Zohydro: Why Freak Out?

If you’ve been listening to the news last Christmas, you've probably heard about Zohydro--the new proposed painkiller coming to market soon. And later this year, you might be hearing a lot more about it. Zohydro has sent little ripples of shock through addiction experts and those who care about the rise of prescription addiction. 

So what’s the commotion all about? And why is there such a big protest against it?

What is Zohydro Anyway?

Zohydro is a prescription painkiller scheduled to come out in 2013, if the drug is approved by the FDA. Designed for the treatment of moderate to severe chronic pain, Zohydro is an extended release form of hydrocodone that releases small doses of hydrocodone around the clock.

Like Vicodin, Zohydro is another variation of the opiate hydrocodone. Unlike Vicodin, which has more acetaminophen (Tylenol) in it than hydrocodone, Zohydro is almost purely hydrocodone. In fact, Zohydro contains up to 10 times the amount of hydrocodone as Vicodin.

So What’s the Big Deal?

Addiction experts are worried that Zohydro could result in a new wave of abuse.  And they have a good reason to be worried.

Hydrocodone, powerful and addictive, already ranks number 2 among the most commonly abused medication in the United States. According to the Drug Enforcement Administration, hydrocodone is also the most frequently prescribed opiate, with more than 139 million prescriptions for hydrocodone-containing products in 2010.

If Zohydro is approved, this will be the first time that pure hydrocodone is legally available.

Do the Benefits of Zohydro Outweigh the Risks?

Drug companies that plan to market Zohydro argue that Zohydro has many advantages and could be very beneficial. While these reasons are legitimate, one should realize that the benefits may not outweigh the risks. Let’s take a look at these benefits:

Benefit #1: Single-entity hydrocodone

Granted, pure hydrocodone is a powerful painkiller. Zohydro could be a very effective medicine that works very well to relieve severe pain.

On the other side, this is precisely why Zohydro is dangerous. The more potent, the more desirable the drug becomes—and the more addicting it will be for those who use it.

Benefit #2: Twice daily dosing provides true around-the-clock relief. This means easier adherence/greater patient convenience

You don’t have to set multiple alarms to go off every four hours throughout the day to remind you to take your meds. You take it once in the morning and once in the evening. Easy to remember.  Convenient. No pain.

This is a wonderful advantage.

But it’s an advantage that comes with all extended release pain meds: 

  • Oxycontin
  • Morphine (OralMorh SR, MS Contin)
  • Fentanyl patches
  • Oxymorphone (Opana ER)
  • Buprenorphine (Butran transdermal film)
  • Hydromorphone (Exalgo)
  • Levorphanol

Also, keep in mind that people can bypass the “extended release” design of the pill. By simply crushing the pills, an individual can get a whole pill of active hydrocodone in one dose.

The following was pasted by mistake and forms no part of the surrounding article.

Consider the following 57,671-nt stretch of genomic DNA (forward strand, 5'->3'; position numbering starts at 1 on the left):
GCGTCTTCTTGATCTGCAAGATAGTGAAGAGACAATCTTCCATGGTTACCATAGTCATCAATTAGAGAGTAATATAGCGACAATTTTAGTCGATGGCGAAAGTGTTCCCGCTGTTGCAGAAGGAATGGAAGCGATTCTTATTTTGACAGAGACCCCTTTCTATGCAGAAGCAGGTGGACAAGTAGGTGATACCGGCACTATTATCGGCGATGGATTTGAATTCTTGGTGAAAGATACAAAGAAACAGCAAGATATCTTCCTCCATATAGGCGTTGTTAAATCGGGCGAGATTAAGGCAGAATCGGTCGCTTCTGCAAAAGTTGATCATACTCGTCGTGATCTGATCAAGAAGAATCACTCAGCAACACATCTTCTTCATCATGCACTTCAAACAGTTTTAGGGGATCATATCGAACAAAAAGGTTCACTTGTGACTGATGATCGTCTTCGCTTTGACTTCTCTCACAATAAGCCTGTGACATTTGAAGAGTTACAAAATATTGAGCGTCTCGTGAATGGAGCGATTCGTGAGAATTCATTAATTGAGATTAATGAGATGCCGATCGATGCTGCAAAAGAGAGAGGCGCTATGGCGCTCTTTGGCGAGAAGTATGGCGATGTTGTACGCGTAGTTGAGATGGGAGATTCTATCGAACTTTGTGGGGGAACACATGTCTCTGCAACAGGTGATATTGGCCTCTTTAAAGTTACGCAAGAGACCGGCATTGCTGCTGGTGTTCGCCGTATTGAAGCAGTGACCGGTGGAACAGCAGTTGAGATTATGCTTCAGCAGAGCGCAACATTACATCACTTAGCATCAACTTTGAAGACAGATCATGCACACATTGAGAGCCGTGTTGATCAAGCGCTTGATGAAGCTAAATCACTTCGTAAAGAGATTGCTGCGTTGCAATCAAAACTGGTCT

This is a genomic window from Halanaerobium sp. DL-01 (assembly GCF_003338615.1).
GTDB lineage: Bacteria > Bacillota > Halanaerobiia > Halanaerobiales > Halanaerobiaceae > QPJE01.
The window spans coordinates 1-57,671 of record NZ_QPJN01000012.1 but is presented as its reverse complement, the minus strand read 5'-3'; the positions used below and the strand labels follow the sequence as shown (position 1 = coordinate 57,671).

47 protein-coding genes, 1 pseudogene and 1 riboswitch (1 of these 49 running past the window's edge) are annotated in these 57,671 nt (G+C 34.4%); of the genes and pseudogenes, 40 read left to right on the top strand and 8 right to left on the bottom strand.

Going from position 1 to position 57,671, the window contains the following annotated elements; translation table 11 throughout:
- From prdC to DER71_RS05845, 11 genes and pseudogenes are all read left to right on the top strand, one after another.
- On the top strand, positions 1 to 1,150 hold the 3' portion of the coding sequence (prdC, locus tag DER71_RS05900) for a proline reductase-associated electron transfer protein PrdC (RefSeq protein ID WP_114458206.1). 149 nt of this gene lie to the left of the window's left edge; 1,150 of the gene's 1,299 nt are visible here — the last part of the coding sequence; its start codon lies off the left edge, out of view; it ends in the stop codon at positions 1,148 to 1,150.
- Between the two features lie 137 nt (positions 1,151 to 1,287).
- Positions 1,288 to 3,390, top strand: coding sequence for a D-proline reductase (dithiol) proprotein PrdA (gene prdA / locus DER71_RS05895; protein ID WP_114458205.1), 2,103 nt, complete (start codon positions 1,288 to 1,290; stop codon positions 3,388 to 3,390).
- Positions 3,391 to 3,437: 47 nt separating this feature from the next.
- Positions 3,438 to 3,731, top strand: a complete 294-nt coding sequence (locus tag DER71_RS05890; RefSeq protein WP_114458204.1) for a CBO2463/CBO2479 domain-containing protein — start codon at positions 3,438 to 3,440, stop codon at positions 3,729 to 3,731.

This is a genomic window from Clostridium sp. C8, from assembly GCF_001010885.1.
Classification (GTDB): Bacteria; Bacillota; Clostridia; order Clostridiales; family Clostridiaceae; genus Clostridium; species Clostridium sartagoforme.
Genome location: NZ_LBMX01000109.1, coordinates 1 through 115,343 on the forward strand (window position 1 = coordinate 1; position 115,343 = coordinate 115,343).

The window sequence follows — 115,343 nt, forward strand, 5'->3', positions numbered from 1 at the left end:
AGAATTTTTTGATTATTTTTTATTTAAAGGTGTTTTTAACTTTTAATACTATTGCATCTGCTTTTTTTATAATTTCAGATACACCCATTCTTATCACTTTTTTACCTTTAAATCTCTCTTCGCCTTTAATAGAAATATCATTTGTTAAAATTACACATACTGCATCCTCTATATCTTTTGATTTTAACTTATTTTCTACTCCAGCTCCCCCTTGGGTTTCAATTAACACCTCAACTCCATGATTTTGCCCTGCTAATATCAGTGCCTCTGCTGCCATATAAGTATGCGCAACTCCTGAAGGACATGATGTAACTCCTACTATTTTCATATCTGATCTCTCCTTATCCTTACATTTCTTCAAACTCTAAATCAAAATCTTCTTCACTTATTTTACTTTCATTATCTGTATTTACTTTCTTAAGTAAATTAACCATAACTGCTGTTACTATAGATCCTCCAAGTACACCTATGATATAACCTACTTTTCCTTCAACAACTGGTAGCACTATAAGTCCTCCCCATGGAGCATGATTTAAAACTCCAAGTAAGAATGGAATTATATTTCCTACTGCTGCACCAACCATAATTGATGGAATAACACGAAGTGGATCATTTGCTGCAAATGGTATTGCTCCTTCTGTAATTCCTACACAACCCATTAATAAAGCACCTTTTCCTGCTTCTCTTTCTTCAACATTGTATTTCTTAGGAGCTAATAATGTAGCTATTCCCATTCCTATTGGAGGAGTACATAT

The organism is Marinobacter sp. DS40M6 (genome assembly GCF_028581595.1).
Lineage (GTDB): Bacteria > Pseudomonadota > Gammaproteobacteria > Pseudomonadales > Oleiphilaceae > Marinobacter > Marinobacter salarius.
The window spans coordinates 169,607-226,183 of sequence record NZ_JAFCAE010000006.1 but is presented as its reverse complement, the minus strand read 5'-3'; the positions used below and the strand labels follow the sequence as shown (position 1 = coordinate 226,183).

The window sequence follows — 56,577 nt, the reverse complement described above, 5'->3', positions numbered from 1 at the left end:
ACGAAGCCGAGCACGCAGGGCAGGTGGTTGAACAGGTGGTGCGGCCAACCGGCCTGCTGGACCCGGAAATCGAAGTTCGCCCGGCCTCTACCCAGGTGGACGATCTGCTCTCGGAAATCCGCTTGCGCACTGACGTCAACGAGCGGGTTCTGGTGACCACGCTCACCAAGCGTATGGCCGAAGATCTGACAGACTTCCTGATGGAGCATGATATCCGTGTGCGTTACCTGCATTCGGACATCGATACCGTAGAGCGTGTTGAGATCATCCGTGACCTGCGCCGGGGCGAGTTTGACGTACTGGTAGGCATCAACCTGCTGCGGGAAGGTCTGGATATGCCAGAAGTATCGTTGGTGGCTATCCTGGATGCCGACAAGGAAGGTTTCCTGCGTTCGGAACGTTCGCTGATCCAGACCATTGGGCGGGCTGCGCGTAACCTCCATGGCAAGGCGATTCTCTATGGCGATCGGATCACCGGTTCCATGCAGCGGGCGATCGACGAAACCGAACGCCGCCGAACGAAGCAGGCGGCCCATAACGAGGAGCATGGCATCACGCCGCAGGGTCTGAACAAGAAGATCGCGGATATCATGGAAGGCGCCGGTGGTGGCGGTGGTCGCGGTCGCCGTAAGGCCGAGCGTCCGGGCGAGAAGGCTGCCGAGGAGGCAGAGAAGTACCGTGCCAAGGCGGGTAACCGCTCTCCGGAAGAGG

This is how Oxycontin, the extended release form of Oxycodone, is abused.

Benefit #3: another opioid option for chronic medication rotation

Of course variety is not a bad thing. Some people respond to one opioid better than another, and tolerance to opioids can be treated by switching to another opioid.

But the truth is this: The potential for Zohydro abuse is too great in comparison with those who will actually use Zohydro for treatment purposes. Already, there are 23.5 million people in the United States who use hydrocodone for nonmedical purposes, according to the data from National Survey on Drug Use and Health in 2009.

What will the numbers be when a pure form of hydrocodone is legally available? 

Benefit #4: Zohydro avoids liver problems linked to high doses of acetaminophen, which is an ingredient in products like Vicodin.

True, acetaminophen (Tylenol) has been proven to cause liver damage. However, the risk of liver damage is extremely low as long as it is not taken in high doses or more than the normal recommended amount.

"Most people are only at risk for liver damage if they take more than the prescribed amount of acetaminophen."


Acetaminophen is also more likely to cause liver damage in people who also drink alcohol—but those who drink are already prone to liver damage regardless of their acetaminophen consumption.

The point? A low risk of liver damage should not override the potential effects of bringing a pure narcotic to the market. 

How Does Zohydro Impact California?

Prescription Abuse in California:

  • California ranks 3rd in overall misuse of prescription psychotherapeutic drugs, a class including prescription pain relievers, tranquilizers, stimulants, and sedatives. (This statistic is not in proportion to the population density of CA).
  • In 2005, around 1.5 million Californians misused prescription drugs.
  • The DEA considers Los Angeles to be one of the top 3 pill mills in the country. 

Zogenix, a drug company that plans to apply to market the drug, is located right in San Diego. If Zohydro is approved, the wave of addiction could soar, especially in California.

In the past five years, California has reached record highs of prescription abuse. The last thing the state needs is a pure form of one of the most powerful narcotics in the world. 

Duffy's: Standing By For You

Despite all the warnings, we know that statistically speaking, people–especially those with already established addictive personalities and behaviors—will be susceptible to taking and abusing Zohydro when it comes out. 

We’re here to remind all of us--before the fact--that we don’t have to listen to our disease. We can be winners.

But if we do become addicted to Zohydro, Duffy’s already has a team of counselors ready, uniquely trained to address our disease and individual behaviors.